Zimbabwe: Isn't Africa Facing a New Cold War With Tsvangirai As Savimbi?
The Monitor (Kampala)
23 July 2008
Posted to the web 23 July 2008
The Human Rights Watch insists the ICC should quiz the UPDF among those suspected of committing war crimes.
Thanks to the dwindling primary natural resources, oil and gas, the west is hounding Zimbabwe's Robert Mugabe and the Sudan's al-Bashir, and heaping blame on Russia and China for protecting them; thus setting the stage for a new Cold War in to be in fought Africa, with Morgan Tsvangirai as Jonas Savimbi, reincarnated.
The last Cold War saw the savage murders or violent overthrows by the British, Americans, Belgians, French and Portuguese of nationalist African leaders including Patrice Lumumba, Dr Kwame Nkrumah, Luis Cabral, Eduardo Mondlane, Samora Marcel, Milton Obote, Hamed Sekou Toure, Gamel Abdel Nasser and Ahmed Ben Bella who were dubbed terrorists or Russian and Chinese sympathisers.
The lucky ones - Jomo Kenyatta, Robert Mugabe and Nelson Mandela were given long prison sentences from which they were never expected to come out, alive. Today, Mandela's statute stands as a monument of British cynicism, in Parliament square, London.
The human, social and economic wounds inflicted on Africa by the last Cold War are still very raw. Mozambique, Angola and Namibia are littered with millions of land mines and other unexploded military ordinances, which will kill people for centuries to come.
Algeria, Ethiopia, the Democratic Republic (Zaire), Ivory Cost, Chad, Central African Republic, Nigeria, Sudan and Uganda are fighting self-destruct wars, while Somalia ceased to be a state in 1992, thanks to western weapons.
Overall, the last Cold War left Africa on the life-support machine of western food aid administered by the World Food Programme, while their leaders pay lips services to cure the patient.
Last week, Africa Progress Panel (APP), headed by the former UN Secretary General Kofi Annan, issued a report, "Africa Progress Panel responds to the G8 Summit in Hokkaido" which said:"G8 countries have done little to show how they will fund the shortfall of US$ 40 billion in programmable aid and debt relief identified by the Africa Progress Panel last month...The G8 has yet to present clear timetables outlining future aid provision or to provide increased transparency required to improve the quality of aid".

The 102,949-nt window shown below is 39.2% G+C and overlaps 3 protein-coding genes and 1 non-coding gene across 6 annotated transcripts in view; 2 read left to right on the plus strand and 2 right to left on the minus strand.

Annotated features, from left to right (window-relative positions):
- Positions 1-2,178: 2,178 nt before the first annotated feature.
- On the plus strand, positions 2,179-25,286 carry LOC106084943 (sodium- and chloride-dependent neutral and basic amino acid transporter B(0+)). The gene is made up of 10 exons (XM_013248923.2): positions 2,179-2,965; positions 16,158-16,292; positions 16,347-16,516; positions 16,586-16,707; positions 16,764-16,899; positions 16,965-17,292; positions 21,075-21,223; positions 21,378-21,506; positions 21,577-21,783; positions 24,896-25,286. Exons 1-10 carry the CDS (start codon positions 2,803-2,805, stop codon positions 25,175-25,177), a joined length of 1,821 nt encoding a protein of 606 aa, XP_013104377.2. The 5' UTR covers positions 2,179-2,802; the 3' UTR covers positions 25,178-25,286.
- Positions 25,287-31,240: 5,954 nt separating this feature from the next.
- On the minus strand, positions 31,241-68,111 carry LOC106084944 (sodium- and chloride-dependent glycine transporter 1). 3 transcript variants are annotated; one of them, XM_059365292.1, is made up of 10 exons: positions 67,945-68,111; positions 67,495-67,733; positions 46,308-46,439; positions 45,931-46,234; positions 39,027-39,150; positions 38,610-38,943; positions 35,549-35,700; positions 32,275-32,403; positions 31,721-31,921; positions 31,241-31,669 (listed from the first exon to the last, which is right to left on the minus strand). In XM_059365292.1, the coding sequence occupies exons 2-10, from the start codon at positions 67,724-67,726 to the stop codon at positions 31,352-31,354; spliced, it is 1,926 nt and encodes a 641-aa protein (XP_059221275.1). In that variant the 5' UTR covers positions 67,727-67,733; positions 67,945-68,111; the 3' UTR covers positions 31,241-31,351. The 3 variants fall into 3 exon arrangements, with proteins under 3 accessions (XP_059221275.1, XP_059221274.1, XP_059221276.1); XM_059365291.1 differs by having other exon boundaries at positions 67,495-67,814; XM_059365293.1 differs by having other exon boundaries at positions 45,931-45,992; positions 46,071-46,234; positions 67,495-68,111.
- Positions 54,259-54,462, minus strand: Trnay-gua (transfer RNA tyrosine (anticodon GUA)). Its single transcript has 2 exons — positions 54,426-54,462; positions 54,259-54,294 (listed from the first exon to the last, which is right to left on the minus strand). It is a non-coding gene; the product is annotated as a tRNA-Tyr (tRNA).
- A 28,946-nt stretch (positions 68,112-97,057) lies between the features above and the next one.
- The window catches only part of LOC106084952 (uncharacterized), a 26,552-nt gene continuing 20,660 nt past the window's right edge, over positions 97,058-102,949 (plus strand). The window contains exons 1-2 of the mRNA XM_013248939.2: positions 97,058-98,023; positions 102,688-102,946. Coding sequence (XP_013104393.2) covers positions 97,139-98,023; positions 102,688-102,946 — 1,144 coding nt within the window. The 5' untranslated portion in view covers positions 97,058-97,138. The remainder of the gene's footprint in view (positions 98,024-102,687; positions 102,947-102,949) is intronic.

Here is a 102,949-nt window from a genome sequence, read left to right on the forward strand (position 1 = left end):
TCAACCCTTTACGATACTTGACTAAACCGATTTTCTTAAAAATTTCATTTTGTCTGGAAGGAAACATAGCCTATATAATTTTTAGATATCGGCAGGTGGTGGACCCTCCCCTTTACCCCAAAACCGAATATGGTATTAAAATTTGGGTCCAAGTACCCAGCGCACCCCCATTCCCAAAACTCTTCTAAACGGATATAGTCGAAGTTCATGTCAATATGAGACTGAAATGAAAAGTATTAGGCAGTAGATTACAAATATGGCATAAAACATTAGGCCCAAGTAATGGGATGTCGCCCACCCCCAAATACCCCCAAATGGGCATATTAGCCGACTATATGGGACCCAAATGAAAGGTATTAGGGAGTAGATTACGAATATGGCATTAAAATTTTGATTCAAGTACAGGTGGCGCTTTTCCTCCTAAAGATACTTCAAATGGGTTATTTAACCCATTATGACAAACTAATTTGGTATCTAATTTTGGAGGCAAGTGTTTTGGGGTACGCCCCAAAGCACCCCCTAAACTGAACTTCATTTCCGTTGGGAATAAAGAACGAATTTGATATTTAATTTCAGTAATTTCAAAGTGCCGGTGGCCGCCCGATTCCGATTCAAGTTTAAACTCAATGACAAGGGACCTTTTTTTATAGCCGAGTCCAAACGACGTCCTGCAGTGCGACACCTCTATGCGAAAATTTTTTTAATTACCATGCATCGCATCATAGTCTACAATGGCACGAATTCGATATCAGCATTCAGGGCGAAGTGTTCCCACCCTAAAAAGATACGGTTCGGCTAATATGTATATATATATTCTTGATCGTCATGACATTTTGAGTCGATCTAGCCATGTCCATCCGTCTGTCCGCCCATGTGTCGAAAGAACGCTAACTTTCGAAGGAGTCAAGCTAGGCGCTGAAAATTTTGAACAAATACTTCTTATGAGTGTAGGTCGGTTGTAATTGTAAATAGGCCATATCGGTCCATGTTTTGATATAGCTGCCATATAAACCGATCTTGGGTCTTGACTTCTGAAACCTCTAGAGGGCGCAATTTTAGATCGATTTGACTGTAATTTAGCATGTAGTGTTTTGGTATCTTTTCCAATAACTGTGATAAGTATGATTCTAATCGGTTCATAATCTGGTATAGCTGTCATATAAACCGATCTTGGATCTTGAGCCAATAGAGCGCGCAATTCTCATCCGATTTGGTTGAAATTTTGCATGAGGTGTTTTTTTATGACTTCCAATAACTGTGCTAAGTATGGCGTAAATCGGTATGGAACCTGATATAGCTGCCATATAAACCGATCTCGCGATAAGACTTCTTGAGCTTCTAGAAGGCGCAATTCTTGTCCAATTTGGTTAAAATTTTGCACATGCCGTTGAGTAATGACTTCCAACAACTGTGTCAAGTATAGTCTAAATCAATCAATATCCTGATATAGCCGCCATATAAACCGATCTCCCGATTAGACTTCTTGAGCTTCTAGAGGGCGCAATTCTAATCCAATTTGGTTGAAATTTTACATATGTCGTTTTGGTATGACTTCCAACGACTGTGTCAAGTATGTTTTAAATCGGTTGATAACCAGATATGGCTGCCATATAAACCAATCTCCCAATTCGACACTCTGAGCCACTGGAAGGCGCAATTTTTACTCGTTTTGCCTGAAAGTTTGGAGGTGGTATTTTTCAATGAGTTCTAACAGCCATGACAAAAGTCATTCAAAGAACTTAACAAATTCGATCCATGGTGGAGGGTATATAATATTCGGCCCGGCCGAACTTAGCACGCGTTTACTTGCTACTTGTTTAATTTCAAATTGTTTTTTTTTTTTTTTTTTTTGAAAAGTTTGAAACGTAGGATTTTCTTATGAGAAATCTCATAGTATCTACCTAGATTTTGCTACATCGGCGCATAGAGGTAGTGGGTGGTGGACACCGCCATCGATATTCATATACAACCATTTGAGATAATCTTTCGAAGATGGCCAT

Instead of using the recent G8 meeting to fulfil their commitments made at Gleneagles, the west, led by Britain, concentrated on using Zimbabwe to split and weaken the African Union (AU). The July 11 UN resolution accused Mugabe of "killing 100 opposition supporters and displacing 2,000", and called for punitive sanctions including imposing an arms embargo, a clear signal for attacks on Zimbabwe.
Naturally, the resolution was supported by Belgium, France, Italy, UK and the USA - the same countries that met at the 1884 Berlin conference and shared Africa as a carcass before launching a genocidal Cold War on the continent soon after independence.
Thankfully, China and Russia, which were not at the Berlin Conference, rejected the resolution, saying it would "open the way for interference by the Security Council in internal affairs of Members Sates, which is a gross violation of the UN Charter."
To disorganise the AU further, the international Criminal court (ICC), is planning to arrest Sudan's president, Omar al-Bashir, for "leading a campaign of murder, rape and mass deportation in Darfur".
The plan is advancing despite the AU statement, which "reiterated the AU's concern with the misuse of indictments against African leaders".
Incidentally, the conflict in Darfur stated 18 years after the one in northern Uganda which killed over 300,000 civilians, caused the abduction of 20, 000 children and drove 2 million into concentration camps. Yet, the ICC never investigated the role of the Ugandan troops, leave alone issuing an arrest warrant for President Yoweri Museveni.
But the west is less interest in human rights in Africa than justifing a new Cold War. The BBC reported on 13th July it "has found the first evidence that China is currently helping Sudan's government militarily in Darfur".
Yet, China's real crime is its dominating investments in Africa which now exceeds British, USA, European Union, World Bank and IMF aid budgets, combined. And Russia is an enemy because it is sitting on huge gas and oil reserves, and opposing not only the expansion of North Atlantic treaty Organisation (NATO) to its borders, but also the US plans to build Missile Defence facilities in Poland and the Czech Republic. Given the devastation of the last Cold War, won't a new one be a double crime against humanity exceeding not only the massacres by the Germans of 6 million Jews, but also the genocide committed by Belgians in Congo in the last centaury, and the slave trade?
Aren't African leaders facing a simple choice: tell the west not to touch Al-Bashir and Mugabe, or wait to be picked one by one? But isn't Mr Morgan Tsvangirai looking increasingly like Field Marshal Mobuto and Jonas Savimbi, the two western agents who helped to confine Africa on its death-bed?